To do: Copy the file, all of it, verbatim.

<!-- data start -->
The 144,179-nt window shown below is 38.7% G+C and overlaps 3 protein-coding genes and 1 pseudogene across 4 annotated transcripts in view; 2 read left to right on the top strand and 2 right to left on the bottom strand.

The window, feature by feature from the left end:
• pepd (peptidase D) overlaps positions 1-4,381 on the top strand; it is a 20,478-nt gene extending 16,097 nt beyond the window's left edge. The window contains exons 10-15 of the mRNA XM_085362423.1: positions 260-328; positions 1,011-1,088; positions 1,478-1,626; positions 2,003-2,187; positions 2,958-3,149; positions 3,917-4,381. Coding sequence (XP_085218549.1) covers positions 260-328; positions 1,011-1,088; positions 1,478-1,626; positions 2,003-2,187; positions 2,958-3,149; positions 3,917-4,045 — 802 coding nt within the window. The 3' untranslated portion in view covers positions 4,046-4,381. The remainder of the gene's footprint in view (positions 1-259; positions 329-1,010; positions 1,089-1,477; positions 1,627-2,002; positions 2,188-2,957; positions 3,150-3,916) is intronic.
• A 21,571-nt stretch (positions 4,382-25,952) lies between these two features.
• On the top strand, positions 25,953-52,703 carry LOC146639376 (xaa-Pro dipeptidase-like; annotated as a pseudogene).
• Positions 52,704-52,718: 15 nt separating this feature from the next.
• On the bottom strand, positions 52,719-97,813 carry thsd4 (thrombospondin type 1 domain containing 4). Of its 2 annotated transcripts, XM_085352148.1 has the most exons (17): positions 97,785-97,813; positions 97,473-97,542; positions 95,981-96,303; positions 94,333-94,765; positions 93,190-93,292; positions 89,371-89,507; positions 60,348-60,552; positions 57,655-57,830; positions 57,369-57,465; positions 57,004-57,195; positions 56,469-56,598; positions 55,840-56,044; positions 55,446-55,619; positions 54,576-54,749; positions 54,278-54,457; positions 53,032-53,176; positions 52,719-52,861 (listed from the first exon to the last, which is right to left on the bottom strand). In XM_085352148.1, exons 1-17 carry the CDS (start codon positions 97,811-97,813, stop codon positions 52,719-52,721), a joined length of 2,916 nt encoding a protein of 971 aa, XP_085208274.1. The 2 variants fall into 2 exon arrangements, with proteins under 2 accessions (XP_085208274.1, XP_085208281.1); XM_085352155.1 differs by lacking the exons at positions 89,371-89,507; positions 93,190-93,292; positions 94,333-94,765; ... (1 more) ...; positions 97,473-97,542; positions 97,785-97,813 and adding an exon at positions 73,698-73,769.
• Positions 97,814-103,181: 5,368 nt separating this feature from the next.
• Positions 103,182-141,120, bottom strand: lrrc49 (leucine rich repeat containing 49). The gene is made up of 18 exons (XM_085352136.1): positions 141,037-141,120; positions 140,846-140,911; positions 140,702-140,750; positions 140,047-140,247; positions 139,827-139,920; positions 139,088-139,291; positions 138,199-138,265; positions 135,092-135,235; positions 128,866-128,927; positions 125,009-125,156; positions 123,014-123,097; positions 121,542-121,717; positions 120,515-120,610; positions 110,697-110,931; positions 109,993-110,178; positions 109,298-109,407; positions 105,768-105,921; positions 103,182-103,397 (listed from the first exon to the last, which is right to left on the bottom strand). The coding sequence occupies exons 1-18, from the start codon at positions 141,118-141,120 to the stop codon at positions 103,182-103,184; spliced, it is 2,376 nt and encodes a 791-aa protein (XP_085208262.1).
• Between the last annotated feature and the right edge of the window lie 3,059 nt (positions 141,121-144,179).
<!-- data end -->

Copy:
The 144,179-nt window shown below is 38.7% G+C and overlaps 3 protein-coding genes and 1 pseudogene across 4 annotated transcripts in view; 2 read left to right on the top strand and 2 right to left on the bottom strand.

The window, feature by feature from the left end:
• pepd (peptidase D) overlaps positions 1-4,381 on the top strand; it is a 20,478-nt gene extending 16,097 nt beyond the window's left edge. The window contains exons 10-15 of the mRNA XM_085362423.1: positions 260-328; positions 1,011-1,088; positions 1,478-1,626; positions 2,003-2,187; positions 2,958-3,149; positions 3,917-4,381. Coding sequence (XP_085218549.1) covers positions 260-328; positions 1,011-1,088; positions 1,478-1,626; positions 2,003-2,187; positions 2,958-3,149; positions 3,917-4,045 — 802 coding nt within the window. The 3' untranslated portion in view covers positions 4,046-4,381. The remainder of the gene's footprint in view (positions 1-259; positions 329-1,010; positions 1,089-1,477; positions 1,627-2,002; positions 2,188-2,957; positions 3,150-3,916) is intronic.
• A 21,571-nt stretch (positions 4,382-25,952) lies between these two features.
• On the top strand, positions 25,953-52,703 carry LOC146639376 (xaa-Pro dipeptidase-like; annotated as a pseudogene).
• Positions 52,704-52,718: 15 nt separating this feature from the next.
• On the bottom strand, positions 52,719-97,813 carry thsd4 (thrombospondin type 1 domain containing 4). Of its 2 annotated transcripts, XM_085352148.1 has the most exons (17): positions 97,785-97,813; positions 97,473-97,542; positions 95,981-96,303; positions 94,333-94,765; positions 93,190-93,292; positions 89,371-89,507; positions 60,348-60,552; positions 57,655-57,830; positions 57,369-57,465; positions 57,004-57,195; positions 56,469-56,598; positions 55,840-56,044; positions 55,446-55,619; positions 54,576-54,749; positions 54,278-54,457; positions 53,032-53,176; positions 52,719-52,861 (listed from the first exon to the last, which is right to left on the bottom strand). In XM_085352148.1, exons 1-17 carry the CDS (start codon positions 97,811-97,813, stop codon positions 52,719-52,721), a joined length of 2,916 nt encoding a protein of 971 aa, XP_085208274.1. The 2 variants fall into 2 exon arrangements, with proteins under 2 accessions (XP_085208274.1, XP_085208281.1); XM_085352155.1 differs by lacking the exons at positions 89,371-89,507; positions 93,190-93,292; positions 94,333-94,765; ... (1 more) ...; positions 97,473-97,542; positions 97,785-97,813 and adding an exon at positions 73,698-73,769.
• Positions 97,814-103,181: 5,368 nt separating this feature from the next.
• Positions 103,182-141,120, bottom strand: lrrc49 (leucine rich repeat containing 49). The gene is made up of 18 exons (XM_085352136.1): positions 141,037-141,120; positions 140,846-140,911; positions 140,702-140,750; positions 140,047-140,247; positions 139,827-139,920; positions 139,088-139,291; positions 138,199-138,265; positions 135,092-135,235; positions 128,866-128,927; positions 125,009-125,156; positions 123,014-123,097; positions 121,542-121,717; positions 120,515-120,610; positions 110,697-110,931; positions 109,993-110,178; positions 109,298-109,407; positions 105,768-105,921; positions 103,182-103,397 (listed from the first exon to the last, which is right to left on the bottom strand). The coding sequence occupies exons 1-18, from the start codon at positions 141,118-141,120 to the stop codon at positions 103,182-103,184; spliced, it is 2,376 nt and encodes a 791-aa protein (XP_085208262.1).
• Between the last annotated feature and the right edge of the window lie 3,059 nt (positions 141,121-144,179).